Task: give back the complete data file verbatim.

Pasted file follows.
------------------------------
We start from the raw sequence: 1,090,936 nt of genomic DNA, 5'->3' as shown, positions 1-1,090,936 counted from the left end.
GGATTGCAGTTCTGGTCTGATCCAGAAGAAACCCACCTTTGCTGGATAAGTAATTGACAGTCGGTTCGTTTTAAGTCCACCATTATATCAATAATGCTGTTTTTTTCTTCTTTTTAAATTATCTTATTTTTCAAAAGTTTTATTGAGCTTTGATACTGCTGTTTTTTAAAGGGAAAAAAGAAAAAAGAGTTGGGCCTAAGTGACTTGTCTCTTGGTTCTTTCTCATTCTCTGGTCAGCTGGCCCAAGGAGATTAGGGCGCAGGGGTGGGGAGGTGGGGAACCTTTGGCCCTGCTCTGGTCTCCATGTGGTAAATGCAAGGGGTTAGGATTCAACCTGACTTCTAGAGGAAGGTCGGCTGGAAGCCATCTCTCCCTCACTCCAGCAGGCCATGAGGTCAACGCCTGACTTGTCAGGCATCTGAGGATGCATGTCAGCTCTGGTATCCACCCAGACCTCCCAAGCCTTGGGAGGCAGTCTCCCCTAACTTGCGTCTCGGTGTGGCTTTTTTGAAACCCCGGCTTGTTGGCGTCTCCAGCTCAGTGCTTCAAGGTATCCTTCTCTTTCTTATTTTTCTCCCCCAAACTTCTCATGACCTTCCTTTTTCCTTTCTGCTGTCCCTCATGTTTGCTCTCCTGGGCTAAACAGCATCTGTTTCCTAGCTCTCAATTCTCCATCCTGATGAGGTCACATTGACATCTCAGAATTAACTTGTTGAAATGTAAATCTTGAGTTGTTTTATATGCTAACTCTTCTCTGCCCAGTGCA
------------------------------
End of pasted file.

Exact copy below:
We start from the raw sequence: 1,090,936 nt of genomic DNA, 5'->3' as shown, positions 1-1,090,936 counted from the left end.
GGATTGCAGTTCTGGTCTGATCCAGAAGAAACCCACCTTTGCTGGATAAGTAATTGACAGTCGGTTCGTTTTAAGTCCACCATTATATCAATAATGCTGTTTTTTTCTTCTTTTTAAATTATCTTATTTTTCAAAAGTTTTATTGAGCTTTGATACTGCTGTTTTTTAAAGGGAAAAAAGAAAAAAGAGTTGGGCCTAAGTGACTTGTCTCTTGGTTCTTTCTCATTCTCTGGTCAGCTGGCCCAAGGAGATTAGGGCGCAGGGGTGGGGAGGTGGGGAACCTTTGGCCCTGCTCTGGTCTCCATGTGGTAAATGCAAGGGGTTAGGATTCAACCTGACTTCTAGAGGAAGGTCGGCTGGAAGCCATCTCTCCCTCACTCCAGCAGGCCATGAGGTCAACGCCTGACTTGTCAGGCATCTGAGGATGCATGTCAGCTCTGGTATCCACCCAGACCTCCCAAGCCTTGGGAGGCAGTCTCCCCTAACTTGCGTCTCGGTGTGGCTTTTTTGAAACCCCGGCTTGTTGGCGTCTCCAGCTCAGTGCTTCAAGGTATCCTTCTCTTTCTTATTTTTCTCCCCCAAACTTCTCATGACCTTCCTTTTTCCTTTCTGCTGTCCCTCATGTTTGCTCTCCTGGGCTAAACAGCATCTGTTTCCTAGCTCTCAATTCTCCATCCTGATGAGGTCACATTGACATCTCAGAATTAACTTGTTGAAATGTAAATCTTGAGTTGTTTTATATGCTAACTCTTCTCTGCCCAGTGCA